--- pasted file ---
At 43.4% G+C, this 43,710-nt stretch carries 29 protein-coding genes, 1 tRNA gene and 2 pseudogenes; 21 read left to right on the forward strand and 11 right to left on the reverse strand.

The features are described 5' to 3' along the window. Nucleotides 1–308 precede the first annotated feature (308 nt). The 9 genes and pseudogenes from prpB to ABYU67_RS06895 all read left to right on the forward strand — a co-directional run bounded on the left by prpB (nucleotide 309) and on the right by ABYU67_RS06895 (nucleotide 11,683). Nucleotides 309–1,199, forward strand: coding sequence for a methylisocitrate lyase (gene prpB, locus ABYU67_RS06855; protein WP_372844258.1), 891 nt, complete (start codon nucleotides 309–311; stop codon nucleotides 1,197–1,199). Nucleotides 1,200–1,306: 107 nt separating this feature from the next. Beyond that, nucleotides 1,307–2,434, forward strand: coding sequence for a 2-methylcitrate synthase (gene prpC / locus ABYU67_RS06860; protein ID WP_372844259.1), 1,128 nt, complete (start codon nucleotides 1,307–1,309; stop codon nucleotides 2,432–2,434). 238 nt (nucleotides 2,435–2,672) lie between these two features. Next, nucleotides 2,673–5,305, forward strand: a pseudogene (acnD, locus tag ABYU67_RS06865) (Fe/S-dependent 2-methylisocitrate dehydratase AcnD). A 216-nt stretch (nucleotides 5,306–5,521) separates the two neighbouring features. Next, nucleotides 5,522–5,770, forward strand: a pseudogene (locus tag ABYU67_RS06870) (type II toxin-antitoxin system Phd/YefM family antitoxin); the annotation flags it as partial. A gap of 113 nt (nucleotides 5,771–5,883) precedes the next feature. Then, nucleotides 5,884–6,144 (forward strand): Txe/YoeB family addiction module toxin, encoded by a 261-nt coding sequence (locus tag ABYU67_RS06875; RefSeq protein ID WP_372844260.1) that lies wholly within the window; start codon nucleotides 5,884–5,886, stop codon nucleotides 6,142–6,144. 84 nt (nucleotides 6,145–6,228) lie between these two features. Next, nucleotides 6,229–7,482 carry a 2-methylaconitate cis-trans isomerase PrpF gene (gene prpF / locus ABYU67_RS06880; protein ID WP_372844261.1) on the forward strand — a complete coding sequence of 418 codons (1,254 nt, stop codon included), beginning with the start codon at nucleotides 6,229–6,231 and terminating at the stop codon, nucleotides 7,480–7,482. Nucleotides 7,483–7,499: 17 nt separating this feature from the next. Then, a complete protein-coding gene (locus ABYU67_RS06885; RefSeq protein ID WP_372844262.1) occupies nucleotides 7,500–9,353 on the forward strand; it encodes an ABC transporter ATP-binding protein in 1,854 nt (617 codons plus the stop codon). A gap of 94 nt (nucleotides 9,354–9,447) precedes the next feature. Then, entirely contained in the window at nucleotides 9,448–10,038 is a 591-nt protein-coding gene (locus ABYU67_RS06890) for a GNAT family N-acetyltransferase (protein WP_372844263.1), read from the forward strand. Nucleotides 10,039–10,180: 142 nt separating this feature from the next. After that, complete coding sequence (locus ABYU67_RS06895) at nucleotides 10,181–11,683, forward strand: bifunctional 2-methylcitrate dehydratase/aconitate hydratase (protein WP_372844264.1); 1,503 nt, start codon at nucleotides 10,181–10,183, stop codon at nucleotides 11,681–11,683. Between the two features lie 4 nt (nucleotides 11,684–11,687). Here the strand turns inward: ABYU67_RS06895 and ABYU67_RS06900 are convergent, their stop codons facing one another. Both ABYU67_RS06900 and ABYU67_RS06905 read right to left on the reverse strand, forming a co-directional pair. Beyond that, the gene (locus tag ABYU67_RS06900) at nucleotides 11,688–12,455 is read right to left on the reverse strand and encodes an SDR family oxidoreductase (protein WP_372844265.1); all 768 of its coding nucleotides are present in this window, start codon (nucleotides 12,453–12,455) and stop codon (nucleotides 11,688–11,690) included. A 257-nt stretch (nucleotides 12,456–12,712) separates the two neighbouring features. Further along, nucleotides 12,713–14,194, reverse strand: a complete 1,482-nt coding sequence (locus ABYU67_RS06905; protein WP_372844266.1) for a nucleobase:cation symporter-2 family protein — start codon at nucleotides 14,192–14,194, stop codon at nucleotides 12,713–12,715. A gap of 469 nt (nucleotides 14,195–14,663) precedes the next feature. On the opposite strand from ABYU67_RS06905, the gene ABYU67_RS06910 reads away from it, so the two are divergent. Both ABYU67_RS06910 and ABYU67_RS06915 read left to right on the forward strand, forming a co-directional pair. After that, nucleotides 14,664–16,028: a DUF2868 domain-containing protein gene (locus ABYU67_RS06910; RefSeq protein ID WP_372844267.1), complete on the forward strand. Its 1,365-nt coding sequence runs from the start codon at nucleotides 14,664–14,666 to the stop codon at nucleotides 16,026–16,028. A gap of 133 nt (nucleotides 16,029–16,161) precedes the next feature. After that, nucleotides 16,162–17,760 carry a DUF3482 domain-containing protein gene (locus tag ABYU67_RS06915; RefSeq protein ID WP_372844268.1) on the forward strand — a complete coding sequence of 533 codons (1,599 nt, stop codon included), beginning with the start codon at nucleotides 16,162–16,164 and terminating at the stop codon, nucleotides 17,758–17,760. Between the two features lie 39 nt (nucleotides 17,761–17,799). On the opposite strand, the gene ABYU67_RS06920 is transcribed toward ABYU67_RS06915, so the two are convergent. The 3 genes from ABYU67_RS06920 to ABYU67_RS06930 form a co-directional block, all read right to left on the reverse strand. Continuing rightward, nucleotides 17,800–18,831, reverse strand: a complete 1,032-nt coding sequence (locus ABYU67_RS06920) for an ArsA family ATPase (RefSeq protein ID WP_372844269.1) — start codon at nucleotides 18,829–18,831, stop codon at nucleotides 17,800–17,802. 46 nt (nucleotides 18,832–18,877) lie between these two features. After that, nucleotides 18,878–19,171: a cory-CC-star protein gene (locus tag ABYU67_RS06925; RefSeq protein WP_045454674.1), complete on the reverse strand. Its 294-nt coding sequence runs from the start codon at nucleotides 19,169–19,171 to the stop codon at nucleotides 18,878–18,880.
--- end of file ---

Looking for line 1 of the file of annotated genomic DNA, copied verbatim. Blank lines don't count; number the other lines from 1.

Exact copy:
At 43.4% G+C, this 43,710-nt stretch carries 29 protein-coding genes, 1 tRNA gene and 2 pseudogenes; 21 read left to right on the forward strand and 11 right to left on the reverse strand.